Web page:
Shell’s dress: a zip and buttons

You’ve seen the extraordinary buttons for Shell’s dress already, but I haven’t really told you about how it fastens.

Extraordinary embroidered buttons

It closes with a zip under the false buttons.

Yes, that’s right, I caved and did the ultimate wedding dress cliché.  It’s a cliché for a reason though: buttons by themselves would have a hard time holding such a fitted strapless bodice, and would be a pain to fasten, so the zip is necessary, but brides love that buttons up the back look.

Zip and buttons with little loops to fasten

Since it isn’t a historical technique, a zip under buttons is not something I have ever had occasion to do before.

It also isn’t something that you can currently find any instructions or guides on how to do on the internet.

So I did a few trial runs, and guessed, and went for it.

It came out very well: when the dress is on and the buttons are fastened its almost impossible to tell there is a zip under them.  This was very important to Shell.  Initially she was almost as anti zip-under-buttons as I am!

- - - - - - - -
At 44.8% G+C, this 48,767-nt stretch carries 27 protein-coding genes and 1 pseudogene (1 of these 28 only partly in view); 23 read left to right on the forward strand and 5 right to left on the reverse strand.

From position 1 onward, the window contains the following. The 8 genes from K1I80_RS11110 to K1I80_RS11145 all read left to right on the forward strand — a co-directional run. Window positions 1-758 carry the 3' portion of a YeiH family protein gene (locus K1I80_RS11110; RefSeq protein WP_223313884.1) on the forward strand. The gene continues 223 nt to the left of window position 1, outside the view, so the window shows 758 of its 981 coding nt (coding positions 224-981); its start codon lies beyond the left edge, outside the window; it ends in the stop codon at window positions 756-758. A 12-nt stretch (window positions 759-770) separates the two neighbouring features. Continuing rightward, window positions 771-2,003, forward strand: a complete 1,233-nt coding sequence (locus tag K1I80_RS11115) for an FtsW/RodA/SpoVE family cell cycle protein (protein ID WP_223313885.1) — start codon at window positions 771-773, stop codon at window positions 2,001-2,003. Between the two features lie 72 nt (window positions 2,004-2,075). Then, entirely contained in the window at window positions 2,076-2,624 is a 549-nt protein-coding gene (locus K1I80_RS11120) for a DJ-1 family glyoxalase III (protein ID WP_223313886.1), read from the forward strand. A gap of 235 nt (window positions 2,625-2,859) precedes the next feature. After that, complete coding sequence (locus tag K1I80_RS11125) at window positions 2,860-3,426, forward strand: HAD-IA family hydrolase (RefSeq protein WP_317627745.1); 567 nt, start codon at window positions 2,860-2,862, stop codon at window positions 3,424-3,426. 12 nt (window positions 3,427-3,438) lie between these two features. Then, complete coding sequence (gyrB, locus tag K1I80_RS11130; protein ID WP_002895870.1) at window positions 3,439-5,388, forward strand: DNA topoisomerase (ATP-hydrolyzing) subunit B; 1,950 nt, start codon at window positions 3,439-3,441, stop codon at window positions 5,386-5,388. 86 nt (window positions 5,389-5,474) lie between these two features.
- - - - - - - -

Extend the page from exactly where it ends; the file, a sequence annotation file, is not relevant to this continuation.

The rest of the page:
The zip and buttons, with some un-embroidered stunt buttons to see how it worked

Even though I was pleased with the result, and Shell was pleased with the result, I want to work on my technique a little more.  Once I have got it absolutely perfect I’ll do a tutorial on how to do buttons over a zip on wedding and formal gowns.

The buttons end at the bottom of the bodice ruching, though the zip continues into the skirt

For now I shall distract you from the tiny imperfections in the fastenings by blinding your eyes with more of the glorious buttons:

From the top, a kereru, a tui, and a piwakawaka (fantail)

And if you need further distraction I shall wave the carrot of finished photos in front of you.  I’ll be posting wedding pics on Sunday!  Yay!

 

3 Comments Post a Comment
  1. Stella says:

    Sure it’s a cliche, but it’s so practical. And it does look good.

  2. T. Sedai says:

    Those are the most amazing buttons! And I look forward to the tutorial.

  3. Impressive. I look forward to the photos.

Leave a Reply




Meet the Dreamstress

Leimomi Oakes is the Dreamstress, a textile historian, seamstress, designer, speaker and museum professional. Leimomi is available for educational and entertaining presentations, textile and fashion advice, special commissions and events. Click to learn more

Come sew with us!


Archives